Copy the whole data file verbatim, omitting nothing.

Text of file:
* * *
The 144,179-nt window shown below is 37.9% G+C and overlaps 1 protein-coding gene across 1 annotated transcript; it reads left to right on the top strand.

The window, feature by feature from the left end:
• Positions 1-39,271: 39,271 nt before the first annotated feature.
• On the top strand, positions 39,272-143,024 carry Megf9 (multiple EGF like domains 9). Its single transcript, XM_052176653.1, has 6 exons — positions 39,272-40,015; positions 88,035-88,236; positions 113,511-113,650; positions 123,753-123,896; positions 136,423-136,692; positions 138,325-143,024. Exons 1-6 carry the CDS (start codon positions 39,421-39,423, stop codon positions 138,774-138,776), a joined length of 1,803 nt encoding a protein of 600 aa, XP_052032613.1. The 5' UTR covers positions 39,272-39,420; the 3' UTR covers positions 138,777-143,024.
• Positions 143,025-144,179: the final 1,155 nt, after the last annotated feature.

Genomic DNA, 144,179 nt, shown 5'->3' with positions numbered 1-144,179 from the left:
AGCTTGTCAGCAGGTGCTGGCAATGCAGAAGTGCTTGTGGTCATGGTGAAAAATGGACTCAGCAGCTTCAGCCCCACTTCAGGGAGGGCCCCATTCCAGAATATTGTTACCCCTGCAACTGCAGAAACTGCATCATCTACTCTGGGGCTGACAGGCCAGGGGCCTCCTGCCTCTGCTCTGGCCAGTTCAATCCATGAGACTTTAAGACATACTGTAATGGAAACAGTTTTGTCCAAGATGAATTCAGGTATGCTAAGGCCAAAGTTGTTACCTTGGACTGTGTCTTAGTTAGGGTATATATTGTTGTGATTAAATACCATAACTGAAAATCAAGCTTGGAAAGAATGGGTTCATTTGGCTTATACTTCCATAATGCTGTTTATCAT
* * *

The 144,179-nt window shown below is 37.9% G+C and overlaps 1 protein-coding gene across 1 annotated transcript; it reads left to right on the top strand.

The window, feature by feature from the left end:
• Positions 1-39,271: 39,271 nt before the first annotated feature.
• On the top strand, positions 39,272-143,024 carry Megf9 (multiple EGF like domains 9). Its single transcript, XM_052176653.1, has 6 exons — positions 39,272-40,015; positions 88,035-88,236; positions 113,511-113,650; positions 123,753-123,896; positions 136,423-136,692; positions 138,325-143,024. Exons 1-6 carry the CDS (start codon positions 39,421-39,423, stop codon positions 138,774-138,776), a joined length of 1,803 nt encoding a protein of 600 aa, XP_052032613.1. The 5' UTR covers positions 39,272-39,420; the 3' UTR covers positions 138,777-143,024.
• Positions 143,025-144,179: the final 1,155 nt, after the last annotated feature.

Genomic DNA, 144,179 nt, shown 5'->3' with positions numbered 1-144,179 from the left:
AGCTTGTCAGCAGGTGCTGGCAATGCAGAAGTGCTTGTGGTCATGGTGAAAAATGGACTCAGCAGCTTCAGCCCCACTTCAGGGAGGGCCCCATTCCAGAATATTGTTACCCCTGCAACTGCAGAAACTGCATCATCTACTCTGGGGCTGACAGGCCAGGGGCCTCCTGCCTCTGCTCTGGCCAGTTCAATCCATGAGACTTTAAGACATACTGTAATGGAAACAGTTTTGTCCAAGATGAATTCAGGTATGCTAAGGCCAAAGTTGTTACCTTGGACTGTGTCTTAGTTAGGGTATATATTGTTGTGATTAAATACCATAACTGAAAATCAAGCTTGGAAAGAATGGGTTCATTTGGCTTATACTTCCATAATGCTGTTTATCAT